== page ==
By Matt Dolloff, 985TheSportsHub.com
Does Dustin Pedroia belong in the Baseball Hall of Fame? The former Red Sox second baseman will certainly make the ballot in five years’ time. Whether he actually gets into Cooperstown will make for a more interesting debate.
Anyone who wins an MVP award (as Pedroia did in 2008) and played an integral role in two World Series-winning teams will land on the Hall of Fame ballot. Nobody else on the 2021 ballot can even say they have both of those things on their resume. So Pedroia will get some votes.
But what may ultimately keep Pedroia out of Cooperstown is a relative lack of longevity. If you play at your peak at full health for less than a decade, you better be a transcendent talent. You better be Pedro Martinez or Sandy Koufax.
Pedroia wasn’t that, but in his prime (call it 2008-16) he was one of the best all-around second basemen in the game. He often built a case to be considered the best. He was a perfect No. 2 hitter and a relentlessly tough out, always making pitchers labor and grinding his way on base. He never struck out more than 85 times in a season.
As good of a hitter as Pedroia was, he was a even better fielder. He made up for a lack of high-end speed and range with elite hand-eye coordination and anticipation. His lightning-quick glove and throwing arm allowed him to make outs at a higher rate than other undersized infielders. Nobody got a perfect last-second throw off better than Pedroia, and that’s why he won four Gold Gloves in his career.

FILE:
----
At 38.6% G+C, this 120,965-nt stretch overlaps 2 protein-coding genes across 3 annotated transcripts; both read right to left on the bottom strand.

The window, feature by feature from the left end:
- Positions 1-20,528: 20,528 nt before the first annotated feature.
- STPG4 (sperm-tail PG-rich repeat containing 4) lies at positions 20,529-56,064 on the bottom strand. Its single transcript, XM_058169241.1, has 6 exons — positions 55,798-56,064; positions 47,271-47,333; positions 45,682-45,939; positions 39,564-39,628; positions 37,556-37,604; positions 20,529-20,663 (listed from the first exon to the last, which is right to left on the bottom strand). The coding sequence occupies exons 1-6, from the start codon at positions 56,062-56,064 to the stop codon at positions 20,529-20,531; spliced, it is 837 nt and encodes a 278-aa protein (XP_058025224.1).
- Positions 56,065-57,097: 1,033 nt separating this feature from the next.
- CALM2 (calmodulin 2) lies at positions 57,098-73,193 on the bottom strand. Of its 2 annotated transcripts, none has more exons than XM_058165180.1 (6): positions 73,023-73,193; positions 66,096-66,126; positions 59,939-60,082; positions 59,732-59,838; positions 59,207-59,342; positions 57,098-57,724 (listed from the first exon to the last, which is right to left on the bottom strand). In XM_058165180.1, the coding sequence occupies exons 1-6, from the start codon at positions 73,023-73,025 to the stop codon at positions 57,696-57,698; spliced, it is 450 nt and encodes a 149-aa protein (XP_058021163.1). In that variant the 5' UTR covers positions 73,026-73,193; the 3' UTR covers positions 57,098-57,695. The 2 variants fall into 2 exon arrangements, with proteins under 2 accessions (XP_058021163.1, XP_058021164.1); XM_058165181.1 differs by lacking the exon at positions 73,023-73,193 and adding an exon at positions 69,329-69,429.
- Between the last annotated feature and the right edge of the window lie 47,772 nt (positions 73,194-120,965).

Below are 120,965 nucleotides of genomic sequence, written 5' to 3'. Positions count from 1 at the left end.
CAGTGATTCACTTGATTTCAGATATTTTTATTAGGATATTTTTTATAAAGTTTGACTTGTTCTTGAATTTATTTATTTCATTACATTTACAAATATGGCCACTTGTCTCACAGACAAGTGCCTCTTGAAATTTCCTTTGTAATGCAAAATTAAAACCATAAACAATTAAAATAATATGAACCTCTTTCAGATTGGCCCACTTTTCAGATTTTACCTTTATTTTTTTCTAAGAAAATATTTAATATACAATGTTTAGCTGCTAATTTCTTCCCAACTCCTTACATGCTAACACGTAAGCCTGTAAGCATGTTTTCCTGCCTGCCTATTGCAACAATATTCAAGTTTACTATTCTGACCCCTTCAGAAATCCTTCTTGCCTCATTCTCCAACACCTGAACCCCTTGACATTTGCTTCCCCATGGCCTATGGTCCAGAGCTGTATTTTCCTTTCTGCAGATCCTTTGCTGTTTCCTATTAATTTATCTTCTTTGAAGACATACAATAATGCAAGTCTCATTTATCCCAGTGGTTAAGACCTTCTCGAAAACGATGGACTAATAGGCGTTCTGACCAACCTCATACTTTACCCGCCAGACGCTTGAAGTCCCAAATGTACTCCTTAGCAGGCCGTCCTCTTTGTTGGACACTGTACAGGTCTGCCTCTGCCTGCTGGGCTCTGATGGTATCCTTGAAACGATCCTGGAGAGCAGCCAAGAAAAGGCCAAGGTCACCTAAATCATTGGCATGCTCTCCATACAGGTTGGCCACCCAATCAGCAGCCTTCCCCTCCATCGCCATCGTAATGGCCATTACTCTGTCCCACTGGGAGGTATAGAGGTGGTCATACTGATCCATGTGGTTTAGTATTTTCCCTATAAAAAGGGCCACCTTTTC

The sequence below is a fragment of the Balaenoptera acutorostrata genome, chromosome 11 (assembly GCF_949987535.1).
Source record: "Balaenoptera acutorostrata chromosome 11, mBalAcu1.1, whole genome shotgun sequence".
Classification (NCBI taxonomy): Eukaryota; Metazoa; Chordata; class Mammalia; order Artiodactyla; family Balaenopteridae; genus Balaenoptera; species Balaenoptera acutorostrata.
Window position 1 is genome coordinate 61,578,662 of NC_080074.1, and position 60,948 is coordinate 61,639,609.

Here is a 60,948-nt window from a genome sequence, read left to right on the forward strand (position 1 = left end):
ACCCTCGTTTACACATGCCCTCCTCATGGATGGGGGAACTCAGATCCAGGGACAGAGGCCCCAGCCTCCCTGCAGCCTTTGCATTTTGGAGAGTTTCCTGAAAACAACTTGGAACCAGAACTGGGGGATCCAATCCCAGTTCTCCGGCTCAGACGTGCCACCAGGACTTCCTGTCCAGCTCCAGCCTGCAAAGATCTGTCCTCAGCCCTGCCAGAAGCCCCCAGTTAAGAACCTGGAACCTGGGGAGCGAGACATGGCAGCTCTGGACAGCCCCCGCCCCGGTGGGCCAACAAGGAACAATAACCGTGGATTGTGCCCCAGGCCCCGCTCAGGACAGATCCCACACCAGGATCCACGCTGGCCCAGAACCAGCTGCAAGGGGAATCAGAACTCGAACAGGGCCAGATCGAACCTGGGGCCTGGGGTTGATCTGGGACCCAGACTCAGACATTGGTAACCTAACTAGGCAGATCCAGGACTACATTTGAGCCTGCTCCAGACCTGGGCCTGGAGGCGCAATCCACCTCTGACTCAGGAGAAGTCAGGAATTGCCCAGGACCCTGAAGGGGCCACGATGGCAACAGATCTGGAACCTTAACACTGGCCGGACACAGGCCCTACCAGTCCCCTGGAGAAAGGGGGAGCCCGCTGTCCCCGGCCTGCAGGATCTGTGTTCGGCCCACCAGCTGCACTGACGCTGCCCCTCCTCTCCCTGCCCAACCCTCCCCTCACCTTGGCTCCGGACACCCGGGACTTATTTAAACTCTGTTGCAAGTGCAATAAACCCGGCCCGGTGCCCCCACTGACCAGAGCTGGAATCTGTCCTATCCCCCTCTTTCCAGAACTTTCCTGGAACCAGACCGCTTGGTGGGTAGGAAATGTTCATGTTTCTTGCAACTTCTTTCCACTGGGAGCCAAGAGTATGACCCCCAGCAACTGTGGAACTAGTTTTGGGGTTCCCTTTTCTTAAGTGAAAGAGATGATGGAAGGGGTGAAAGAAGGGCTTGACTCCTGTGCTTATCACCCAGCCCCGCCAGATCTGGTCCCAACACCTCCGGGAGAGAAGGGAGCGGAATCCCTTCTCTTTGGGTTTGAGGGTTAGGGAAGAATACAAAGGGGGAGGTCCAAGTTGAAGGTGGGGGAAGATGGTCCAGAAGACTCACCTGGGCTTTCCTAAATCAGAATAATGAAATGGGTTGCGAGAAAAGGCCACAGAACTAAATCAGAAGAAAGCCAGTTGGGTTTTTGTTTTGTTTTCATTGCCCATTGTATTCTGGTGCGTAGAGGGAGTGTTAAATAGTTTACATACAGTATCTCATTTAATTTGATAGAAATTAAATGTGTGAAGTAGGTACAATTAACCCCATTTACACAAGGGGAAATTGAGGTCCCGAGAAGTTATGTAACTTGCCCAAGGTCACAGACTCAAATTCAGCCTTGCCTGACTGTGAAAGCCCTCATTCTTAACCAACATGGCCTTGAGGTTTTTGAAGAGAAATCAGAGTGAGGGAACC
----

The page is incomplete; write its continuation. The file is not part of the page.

But this is certainly a stronger case for Pedroia to make the Red Sox Hall of Fame than the Baseball Hall of Fame, and he’s an obvious shoo-in for the former whenever he’s eligible. But the latter will likely hold Pedroia’s lack of volume stats against him.
Pedroia probably won’t get into the Hall of Fame for the same reason that Craig Biggio did and Adrian Beltre will. One may refer to Cooperstown pejoratively as the “Hall of Very Good” when players who were upper-echelon talents but not necessarily transcendent, like Biggio or Beltre, get in because they played at a high level for a long time and reached major milestones. If Pedroia had Biggio’s longevity, he’d have the stats and he’d probably be in.
But regardless of how you feel about the Hall’s recent voting or these particular players, this is the reality now. You need to either be a superior talent from your generation (and a clean one, of course!), or durable enough to get to 3,000 hits. Pedroia was neither, and that’s why he ultimately won’t get into Cooperstown.
Hell of a career, though. One worth celebrating in Boston. And at this point, Cooperstown would be a pleasant surprise.
Matt Dolloff is a digital producer for 985TheSportsHub.com. Any opinions expressed do not necessarily reflect those of 98.5 The Sports Hub, Beasley Media Group, or any subsidiaries. Have a news tip, question, or comment for Matt? Yell at him on Twitter @mattdolloff or send him a nasty email at email@example.com.